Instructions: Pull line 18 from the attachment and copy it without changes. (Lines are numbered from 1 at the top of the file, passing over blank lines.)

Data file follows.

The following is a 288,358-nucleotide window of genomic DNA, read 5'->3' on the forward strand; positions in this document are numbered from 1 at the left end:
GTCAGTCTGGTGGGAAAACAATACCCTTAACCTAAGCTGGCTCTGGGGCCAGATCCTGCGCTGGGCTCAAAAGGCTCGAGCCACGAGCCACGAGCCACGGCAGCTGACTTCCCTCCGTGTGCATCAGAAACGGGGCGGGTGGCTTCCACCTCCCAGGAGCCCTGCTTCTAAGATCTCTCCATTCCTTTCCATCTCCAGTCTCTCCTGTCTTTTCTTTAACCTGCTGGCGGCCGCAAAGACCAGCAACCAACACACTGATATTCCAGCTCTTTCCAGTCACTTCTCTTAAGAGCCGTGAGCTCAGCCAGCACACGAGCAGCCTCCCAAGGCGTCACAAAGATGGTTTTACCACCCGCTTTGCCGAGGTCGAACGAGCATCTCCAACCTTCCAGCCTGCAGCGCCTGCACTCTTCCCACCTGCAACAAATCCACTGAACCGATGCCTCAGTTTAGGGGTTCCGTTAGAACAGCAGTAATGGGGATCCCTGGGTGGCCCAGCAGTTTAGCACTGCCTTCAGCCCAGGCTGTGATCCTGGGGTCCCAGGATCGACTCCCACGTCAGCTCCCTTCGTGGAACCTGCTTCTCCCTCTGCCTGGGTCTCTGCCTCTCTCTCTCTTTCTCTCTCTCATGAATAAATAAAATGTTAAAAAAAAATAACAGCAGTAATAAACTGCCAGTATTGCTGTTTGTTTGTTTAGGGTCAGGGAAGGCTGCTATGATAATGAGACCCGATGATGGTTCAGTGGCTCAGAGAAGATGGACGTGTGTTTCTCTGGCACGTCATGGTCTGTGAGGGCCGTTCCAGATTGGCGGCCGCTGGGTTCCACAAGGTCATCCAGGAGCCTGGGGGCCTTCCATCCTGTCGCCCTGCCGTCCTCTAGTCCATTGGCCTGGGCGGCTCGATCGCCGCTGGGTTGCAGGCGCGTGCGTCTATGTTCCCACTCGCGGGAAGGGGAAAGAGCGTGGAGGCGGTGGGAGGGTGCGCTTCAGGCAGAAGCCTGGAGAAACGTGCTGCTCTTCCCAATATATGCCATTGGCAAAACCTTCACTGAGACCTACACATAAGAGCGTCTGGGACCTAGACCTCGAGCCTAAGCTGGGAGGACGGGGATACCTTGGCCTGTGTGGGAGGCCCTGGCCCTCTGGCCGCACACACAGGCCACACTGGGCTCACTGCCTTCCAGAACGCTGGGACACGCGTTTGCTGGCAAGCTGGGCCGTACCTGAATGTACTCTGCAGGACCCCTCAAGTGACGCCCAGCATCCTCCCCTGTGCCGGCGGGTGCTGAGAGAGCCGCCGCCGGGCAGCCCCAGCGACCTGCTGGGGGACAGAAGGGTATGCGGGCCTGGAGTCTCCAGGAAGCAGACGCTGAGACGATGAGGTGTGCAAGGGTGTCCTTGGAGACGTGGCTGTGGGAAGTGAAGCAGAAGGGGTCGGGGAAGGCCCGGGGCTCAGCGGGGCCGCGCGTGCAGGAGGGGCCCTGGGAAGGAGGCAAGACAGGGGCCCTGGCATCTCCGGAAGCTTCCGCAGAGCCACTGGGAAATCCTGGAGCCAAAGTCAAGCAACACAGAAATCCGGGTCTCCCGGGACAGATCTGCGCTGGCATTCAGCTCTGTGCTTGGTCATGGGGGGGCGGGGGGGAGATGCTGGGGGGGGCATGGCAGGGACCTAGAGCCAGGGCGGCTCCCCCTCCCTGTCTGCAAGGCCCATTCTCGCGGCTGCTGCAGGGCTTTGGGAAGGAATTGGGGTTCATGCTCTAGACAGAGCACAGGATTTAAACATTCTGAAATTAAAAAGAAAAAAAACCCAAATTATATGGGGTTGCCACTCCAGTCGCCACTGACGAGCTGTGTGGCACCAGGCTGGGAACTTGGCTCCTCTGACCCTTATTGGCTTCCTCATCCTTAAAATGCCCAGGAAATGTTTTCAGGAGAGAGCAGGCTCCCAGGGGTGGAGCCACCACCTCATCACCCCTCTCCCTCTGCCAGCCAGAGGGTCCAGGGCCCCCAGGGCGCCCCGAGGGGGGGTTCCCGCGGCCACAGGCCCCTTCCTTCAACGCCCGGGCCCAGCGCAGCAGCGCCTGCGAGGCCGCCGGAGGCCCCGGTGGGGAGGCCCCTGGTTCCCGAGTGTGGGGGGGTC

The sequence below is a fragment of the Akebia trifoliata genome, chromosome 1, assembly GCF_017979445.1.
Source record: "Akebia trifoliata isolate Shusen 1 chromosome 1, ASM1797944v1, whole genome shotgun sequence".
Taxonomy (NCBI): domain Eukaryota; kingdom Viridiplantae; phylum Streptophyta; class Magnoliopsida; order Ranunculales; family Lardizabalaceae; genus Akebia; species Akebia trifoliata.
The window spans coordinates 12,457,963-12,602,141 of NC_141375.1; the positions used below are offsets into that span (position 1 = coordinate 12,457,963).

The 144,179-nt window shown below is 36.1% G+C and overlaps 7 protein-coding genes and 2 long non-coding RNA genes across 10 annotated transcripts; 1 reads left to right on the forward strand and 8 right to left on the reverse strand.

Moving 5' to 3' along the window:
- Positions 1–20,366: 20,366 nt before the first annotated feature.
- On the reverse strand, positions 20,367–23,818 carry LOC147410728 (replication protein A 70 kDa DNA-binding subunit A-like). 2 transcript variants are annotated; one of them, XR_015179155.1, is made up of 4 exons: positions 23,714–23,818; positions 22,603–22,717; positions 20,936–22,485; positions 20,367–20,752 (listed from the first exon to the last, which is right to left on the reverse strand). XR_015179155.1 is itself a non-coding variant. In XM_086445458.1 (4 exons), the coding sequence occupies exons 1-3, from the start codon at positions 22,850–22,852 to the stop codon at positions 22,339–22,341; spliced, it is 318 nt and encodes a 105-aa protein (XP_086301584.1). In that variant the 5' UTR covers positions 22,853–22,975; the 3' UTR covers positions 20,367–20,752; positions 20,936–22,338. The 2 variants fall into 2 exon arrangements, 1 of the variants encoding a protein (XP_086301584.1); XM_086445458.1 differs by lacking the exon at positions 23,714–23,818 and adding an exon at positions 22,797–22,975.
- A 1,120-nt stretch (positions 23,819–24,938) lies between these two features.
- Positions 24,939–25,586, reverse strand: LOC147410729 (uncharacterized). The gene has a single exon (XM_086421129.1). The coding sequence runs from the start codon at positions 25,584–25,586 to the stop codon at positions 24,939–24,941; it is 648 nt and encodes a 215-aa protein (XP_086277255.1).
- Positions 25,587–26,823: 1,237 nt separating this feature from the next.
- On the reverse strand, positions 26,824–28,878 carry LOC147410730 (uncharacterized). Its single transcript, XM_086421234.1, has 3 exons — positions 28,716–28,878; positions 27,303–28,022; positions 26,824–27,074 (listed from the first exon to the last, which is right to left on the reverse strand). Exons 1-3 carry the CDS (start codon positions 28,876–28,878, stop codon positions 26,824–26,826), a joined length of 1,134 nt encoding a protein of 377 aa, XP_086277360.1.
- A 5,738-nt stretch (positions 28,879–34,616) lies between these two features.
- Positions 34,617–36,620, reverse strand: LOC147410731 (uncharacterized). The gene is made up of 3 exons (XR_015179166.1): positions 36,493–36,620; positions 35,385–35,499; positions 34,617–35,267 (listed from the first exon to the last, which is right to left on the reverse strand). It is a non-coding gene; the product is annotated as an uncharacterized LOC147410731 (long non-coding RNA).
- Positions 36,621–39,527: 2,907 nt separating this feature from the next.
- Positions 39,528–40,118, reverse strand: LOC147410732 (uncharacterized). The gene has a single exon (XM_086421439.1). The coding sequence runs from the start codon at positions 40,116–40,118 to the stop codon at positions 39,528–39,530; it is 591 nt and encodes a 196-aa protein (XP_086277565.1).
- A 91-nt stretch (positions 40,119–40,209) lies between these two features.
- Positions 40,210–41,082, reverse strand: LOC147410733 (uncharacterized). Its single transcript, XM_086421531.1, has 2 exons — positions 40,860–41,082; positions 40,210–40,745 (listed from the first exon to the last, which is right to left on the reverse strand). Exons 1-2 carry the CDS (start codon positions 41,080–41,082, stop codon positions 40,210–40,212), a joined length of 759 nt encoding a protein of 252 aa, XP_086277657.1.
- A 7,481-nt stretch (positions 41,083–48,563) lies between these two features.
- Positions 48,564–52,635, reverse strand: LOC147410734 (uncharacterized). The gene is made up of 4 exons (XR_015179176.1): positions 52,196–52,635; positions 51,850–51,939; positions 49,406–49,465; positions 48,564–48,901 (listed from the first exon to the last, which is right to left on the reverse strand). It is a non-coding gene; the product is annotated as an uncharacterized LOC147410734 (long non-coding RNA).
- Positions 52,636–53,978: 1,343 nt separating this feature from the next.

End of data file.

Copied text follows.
- Positions 39,528–40,118, reverse strand: LOC147410732 (uncharacterized). The gene has a single exon (XM_086421439.1). The coding sequence runs from the start codon at positions 40,116–40,118 to the stop codon at positions 39,528–39,530; it is 591 nt and encodes a 196-aa protein (XP_086277565.1).